Operational Best Practice

Genetic and genomic collections are more equipment- and personnel-dependent than traditional natural history specimens, with more catastrophic consequences if storage equipment fails or samples are handled improperly. In addition, genetic samples are consumable resources, so they become more limited with each use for research.

Facility functions and services provided

Genetic resource collections can provide many key services to fulfill institutional missions and assist internal and external researchers in achieving project goals. How broadly and consistently these key services can be addressed is related to how genetic collections are set up at an institution (i.e., separate locations or centralized facility). The main functions of most centralized genetic resource facilities associated with natural history museums include [2]:

  • Sample storage
  • Sample tracking
  • Sub-sampling and/or processing of loans/gifts

A small percentage of repositories provide additional genetic laboratory functions, including DNA/RNA extraction, polymerase chain reaction (PCR), and sequencing.[2]

Besides genetic sample maintenance, additional research services could potentially be provided by genetic resource collections, including assistance with project planning or proposal submissions, sample collecting, assistance with sample transportation from the field, sample quality assessment using spectrophotometry or other methods, and student or intern training.[15] Collections could also provide or lend supply materials for those researchers who will be depositing samples in the biorepository, including sample vials, sample boxes, reagents, LN2 dewars, dry shippers, LN2, or dry ice. To ensure that sufficient equipment, supplies, trained personnel,and funding to maintain high-quality specimens are available, and to potentially offer additional services, collection managers should clearly outline priorities, as well as the molecular laboratory tasks performed by collection staff (e.g., DNA/RNA extractions, fluorometric/spectrophotometric quantification of DNA, DNA barcoding to identify or confirm identifications) in the SOP document.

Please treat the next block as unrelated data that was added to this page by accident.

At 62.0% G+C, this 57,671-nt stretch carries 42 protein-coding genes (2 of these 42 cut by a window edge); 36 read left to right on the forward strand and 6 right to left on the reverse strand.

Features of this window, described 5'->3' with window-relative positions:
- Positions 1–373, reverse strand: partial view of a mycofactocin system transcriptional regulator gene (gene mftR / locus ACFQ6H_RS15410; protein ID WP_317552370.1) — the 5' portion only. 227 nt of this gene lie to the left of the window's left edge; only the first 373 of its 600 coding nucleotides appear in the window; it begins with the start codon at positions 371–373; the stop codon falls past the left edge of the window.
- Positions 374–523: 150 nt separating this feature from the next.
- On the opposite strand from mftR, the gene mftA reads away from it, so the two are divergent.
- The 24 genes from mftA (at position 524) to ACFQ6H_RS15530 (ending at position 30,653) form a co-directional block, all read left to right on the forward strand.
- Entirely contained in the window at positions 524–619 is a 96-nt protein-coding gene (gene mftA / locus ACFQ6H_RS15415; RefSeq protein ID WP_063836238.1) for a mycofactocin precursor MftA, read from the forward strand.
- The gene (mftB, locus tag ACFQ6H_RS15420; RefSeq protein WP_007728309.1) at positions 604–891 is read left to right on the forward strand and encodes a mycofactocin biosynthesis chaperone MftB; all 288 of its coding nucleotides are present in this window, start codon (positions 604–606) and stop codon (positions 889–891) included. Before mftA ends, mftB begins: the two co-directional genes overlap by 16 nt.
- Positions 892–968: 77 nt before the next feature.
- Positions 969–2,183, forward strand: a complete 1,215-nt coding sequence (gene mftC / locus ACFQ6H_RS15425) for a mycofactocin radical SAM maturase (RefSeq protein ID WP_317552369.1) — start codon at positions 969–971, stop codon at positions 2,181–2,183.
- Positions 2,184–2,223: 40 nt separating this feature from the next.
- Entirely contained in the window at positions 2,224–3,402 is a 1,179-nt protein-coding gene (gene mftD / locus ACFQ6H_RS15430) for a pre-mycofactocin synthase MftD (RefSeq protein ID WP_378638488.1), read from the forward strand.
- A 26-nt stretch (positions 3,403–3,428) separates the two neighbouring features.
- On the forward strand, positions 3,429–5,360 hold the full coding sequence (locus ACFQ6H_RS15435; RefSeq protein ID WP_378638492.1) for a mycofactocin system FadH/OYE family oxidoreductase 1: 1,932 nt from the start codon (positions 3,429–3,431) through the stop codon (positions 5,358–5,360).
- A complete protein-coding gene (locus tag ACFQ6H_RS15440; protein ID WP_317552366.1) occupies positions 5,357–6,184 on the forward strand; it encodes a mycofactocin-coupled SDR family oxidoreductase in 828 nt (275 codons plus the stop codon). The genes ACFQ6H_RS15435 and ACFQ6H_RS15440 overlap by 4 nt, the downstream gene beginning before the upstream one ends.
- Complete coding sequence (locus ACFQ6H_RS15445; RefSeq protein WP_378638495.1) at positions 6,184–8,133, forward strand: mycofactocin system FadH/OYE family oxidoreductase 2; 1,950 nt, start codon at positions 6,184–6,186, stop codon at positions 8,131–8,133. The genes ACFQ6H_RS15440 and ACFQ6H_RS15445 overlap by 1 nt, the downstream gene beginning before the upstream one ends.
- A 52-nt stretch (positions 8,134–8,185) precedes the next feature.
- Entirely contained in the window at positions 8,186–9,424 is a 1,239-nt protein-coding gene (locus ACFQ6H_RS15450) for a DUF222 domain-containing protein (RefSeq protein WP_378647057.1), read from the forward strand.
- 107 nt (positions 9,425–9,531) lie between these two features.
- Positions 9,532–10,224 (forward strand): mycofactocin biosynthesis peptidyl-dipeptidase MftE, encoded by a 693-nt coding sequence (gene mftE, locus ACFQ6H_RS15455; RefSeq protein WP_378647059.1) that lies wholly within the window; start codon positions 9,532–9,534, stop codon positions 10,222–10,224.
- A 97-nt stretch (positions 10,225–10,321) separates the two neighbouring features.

Genetic and genomic resource collections must be managed properly and continuously to ensure that samples are properly stored and maintained. Depending on the size of the collection and institution type, personnel might include a single manager or numerous employees. A recent survey of genetic resource collections associated with natural history museums found that the vast majority had curators/professors with higher academic degrees or collection managers with higher degrees maintaining the collections [2]. Other personnel working with genetic resources included:

  • Collection managers without higher degrees
  • Staff or technical assistants
  • Paid and unpaid student assistants
  • Volunteers

At minimum, collections staff should include a dedicated manager who is trained to manage the day-to-day activities within the collection and can ensure that all procedures are completed as instructed in SOP documents. A collection manager also prevents unauthorized access to storage areas, thus protecting samples from misplacement, accidental thawing, or contamination[16]. Duties and reporting relationships for each staff member should be clearly outlined in a written job description. Collection managers should ensure that all personnel working in the collection have the appropriate training to undertake the duties assigned in their particular job description, especially with regard to health and safety issues. Proper maintenance of genetic resource also requires assistance from additional departments outside of those working directly with the collection, including building maintenance and operations, environmental health and safety, information technology, and security.